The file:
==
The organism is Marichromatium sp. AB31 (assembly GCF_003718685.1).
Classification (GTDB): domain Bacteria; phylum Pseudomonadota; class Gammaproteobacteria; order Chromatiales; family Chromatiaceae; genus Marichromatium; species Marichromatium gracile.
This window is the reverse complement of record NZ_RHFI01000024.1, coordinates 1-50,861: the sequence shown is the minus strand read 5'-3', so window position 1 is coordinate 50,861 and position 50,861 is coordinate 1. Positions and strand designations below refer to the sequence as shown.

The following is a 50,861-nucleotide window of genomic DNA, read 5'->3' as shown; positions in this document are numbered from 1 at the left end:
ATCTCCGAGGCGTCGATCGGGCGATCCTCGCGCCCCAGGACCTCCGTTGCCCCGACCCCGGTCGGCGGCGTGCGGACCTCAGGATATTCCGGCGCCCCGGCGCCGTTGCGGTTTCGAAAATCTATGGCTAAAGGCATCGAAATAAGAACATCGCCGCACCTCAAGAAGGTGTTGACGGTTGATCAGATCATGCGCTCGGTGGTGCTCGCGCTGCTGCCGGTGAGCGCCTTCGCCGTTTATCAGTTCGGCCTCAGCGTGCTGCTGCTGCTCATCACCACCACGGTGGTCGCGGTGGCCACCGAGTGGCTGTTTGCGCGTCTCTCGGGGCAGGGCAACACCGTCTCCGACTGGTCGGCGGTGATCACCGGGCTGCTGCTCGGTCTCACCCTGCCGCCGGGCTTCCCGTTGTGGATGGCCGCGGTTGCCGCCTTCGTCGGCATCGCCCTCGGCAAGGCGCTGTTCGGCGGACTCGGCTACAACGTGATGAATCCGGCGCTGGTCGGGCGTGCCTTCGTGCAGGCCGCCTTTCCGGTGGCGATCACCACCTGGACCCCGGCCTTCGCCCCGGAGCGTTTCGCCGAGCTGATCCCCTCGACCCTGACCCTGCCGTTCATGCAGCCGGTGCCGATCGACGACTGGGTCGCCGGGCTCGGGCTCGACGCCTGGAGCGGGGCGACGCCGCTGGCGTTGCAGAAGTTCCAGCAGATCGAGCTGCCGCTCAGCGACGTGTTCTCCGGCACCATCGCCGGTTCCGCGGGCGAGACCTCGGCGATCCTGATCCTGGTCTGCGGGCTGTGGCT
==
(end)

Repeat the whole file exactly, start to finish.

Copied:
The organism is Marichromatium sp. AB31 (assembly GCF_003718685.1).
Classification (GTDB): domain Bacteria; phylum Pseudomonadota; class Gammaproteobacteria; order Chromatiales; family Chromatiaceae; genus Marichromatium; species Marichromatium gracile.
This window is the reverse complement of record NZ_RHFI01000024.1, coordinates 1-50,861: the sequence shown is the minus strand read 5'-3', so window position 1 is coordinate 50,861 and position 50,861 is coordinate 1. Positions and strand designations below refer to the sequence as shown.

The following is a 50,861-nucleotide window of genomic DNA, read 5'->3' as shown; positions in this document are numbered from 1 at the left end:
ATCTCCGAGGCGTCGATCGGGCGATCCTCGCGCCCCAGGACCTCCGTTGCCCCGACCCCGGTCGGCGGCGTGCGGACCTCAGGATATTCCGGCGCCCCGGCGCCGTTGCGGTTTCGAAAATCTATGGCTAAAGGCATCGAAATAAGAACATCGCCGCACCTCAAGAAGGTGTTGACGGTTGATCAGATCATGCGCTCGGTGGTGCTCGCGCTGCTGCCGGTGAGCGCCTTCGCCGTTTATCAGTTCGGCCTCAGCGTGCTGCTGCTGCTCATCACCACCACGGTGGTCGCGGTGGCCACCGAGTGGCTGTTTGCGCGTCTCTCGGGGCAGGGCAACACCGTCTCCGACTGGTCGGCGGTGATCACCGGGCTGCTGCTCGGTCTCACCCTGCCGCCGGGCTTCCCGTTGTGGATGGCCGCGGTTGCCGCCTTCGTCGGCATCGCCCTCGGCAAGGCGCTGTTCGGCGGACTCGGCTACAACGTGATGAATCCGGCGCTGGTCGGGCGTGCCTTCGTGCAGGCCGCCTTTCCGGTGGCGATCACCACCTGGACCCCGGCCTTCGCCCCGGAGCGTTTCGCCGAGCTGATCCCCTCGACCCTGACCCTGCCGTTCATGCAGCCGGTGCCGATCGACGACTGGGTCGCCGGGCTCGGGCTCGACGCCTGGAGCGGGGCGACGCCGCTGGCGTTGCAGAAGTTCCAGCAGATCGAGCTGCCGCTCAGCGACGTGTTCTCCGGCACCATCGCCGGTTCCGCGGGCGAGACCTCGGCGATCCTGATCCTGGTCTGCGGGCTGTGGCT